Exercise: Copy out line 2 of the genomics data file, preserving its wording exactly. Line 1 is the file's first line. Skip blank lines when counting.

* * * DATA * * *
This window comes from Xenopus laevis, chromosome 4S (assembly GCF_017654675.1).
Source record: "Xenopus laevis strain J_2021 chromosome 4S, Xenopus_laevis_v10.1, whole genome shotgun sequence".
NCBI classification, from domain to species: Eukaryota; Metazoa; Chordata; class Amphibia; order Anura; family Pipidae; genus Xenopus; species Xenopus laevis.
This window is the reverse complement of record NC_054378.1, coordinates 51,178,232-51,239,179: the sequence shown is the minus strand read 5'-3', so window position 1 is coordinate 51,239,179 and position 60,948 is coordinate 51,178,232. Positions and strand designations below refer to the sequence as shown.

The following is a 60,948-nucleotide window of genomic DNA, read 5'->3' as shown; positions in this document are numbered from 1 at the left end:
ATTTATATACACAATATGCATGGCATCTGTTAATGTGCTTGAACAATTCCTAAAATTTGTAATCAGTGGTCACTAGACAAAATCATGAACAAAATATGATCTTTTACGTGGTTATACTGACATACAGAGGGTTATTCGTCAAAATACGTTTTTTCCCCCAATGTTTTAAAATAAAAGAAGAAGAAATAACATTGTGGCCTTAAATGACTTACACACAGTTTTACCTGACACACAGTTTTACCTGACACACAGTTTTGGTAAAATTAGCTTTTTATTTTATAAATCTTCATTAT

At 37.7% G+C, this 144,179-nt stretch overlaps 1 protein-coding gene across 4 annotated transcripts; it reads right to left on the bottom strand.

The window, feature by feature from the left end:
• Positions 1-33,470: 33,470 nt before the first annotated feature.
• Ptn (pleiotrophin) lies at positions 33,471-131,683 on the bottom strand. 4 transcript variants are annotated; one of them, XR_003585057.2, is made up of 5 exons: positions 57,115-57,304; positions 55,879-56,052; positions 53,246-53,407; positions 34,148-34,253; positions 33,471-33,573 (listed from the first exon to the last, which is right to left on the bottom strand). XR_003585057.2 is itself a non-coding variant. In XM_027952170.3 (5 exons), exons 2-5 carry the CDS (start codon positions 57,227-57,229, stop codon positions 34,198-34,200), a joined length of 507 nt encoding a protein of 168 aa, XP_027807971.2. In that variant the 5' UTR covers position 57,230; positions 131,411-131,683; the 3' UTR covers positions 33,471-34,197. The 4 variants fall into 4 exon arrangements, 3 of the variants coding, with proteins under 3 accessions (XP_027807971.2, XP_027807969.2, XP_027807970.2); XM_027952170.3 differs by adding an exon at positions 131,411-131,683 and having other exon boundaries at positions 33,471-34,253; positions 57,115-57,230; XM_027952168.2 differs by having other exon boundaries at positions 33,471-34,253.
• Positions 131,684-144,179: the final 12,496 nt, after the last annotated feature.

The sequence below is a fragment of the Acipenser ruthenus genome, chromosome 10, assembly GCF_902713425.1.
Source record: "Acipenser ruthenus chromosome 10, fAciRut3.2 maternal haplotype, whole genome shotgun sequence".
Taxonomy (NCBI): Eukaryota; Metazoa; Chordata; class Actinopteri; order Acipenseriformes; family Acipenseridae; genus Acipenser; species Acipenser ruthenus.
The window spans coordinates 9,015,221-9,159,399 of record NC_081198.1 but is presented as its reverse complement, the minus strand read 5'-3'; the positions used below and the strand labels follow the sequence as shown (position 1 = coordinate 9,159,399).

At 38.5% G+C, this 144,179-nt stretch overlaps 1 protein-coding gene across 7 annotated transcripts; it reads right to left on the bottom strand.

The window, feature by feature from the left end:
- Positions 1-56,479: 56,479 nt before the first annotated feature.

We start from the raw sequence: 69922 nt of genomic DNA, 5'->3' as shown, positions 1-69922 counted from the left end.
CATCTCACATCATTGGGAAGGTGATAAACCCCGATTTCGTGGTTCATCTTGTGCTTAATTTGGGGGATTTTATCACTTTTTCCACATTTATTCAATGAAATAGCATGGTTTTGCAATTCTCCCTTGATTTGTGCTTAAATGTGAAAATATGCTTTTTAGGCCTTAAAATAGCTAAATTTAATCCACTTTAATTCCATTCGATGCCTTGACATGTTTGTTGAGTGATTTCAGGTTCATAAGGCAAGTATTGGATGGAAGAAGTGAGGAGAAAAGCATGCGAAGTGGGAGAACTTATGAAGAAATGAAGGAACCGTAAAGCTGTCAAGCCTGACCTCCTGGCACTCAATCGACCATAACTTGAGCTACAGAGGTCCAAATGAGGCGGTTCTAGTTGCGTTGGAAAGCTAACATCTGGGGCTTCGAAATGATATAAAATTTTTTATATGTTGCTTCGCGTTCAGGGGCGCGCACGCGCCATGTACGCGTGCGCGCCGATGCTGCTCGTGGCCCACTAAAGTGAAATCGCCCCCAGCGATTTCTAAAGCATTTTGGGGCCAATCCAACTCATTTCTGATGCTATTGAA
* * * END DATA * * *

Source record: "Xenopus laevis strain J_2021 chromosome 4S, Xenopus_laevis_v10.1, whole genome shotgun sequence".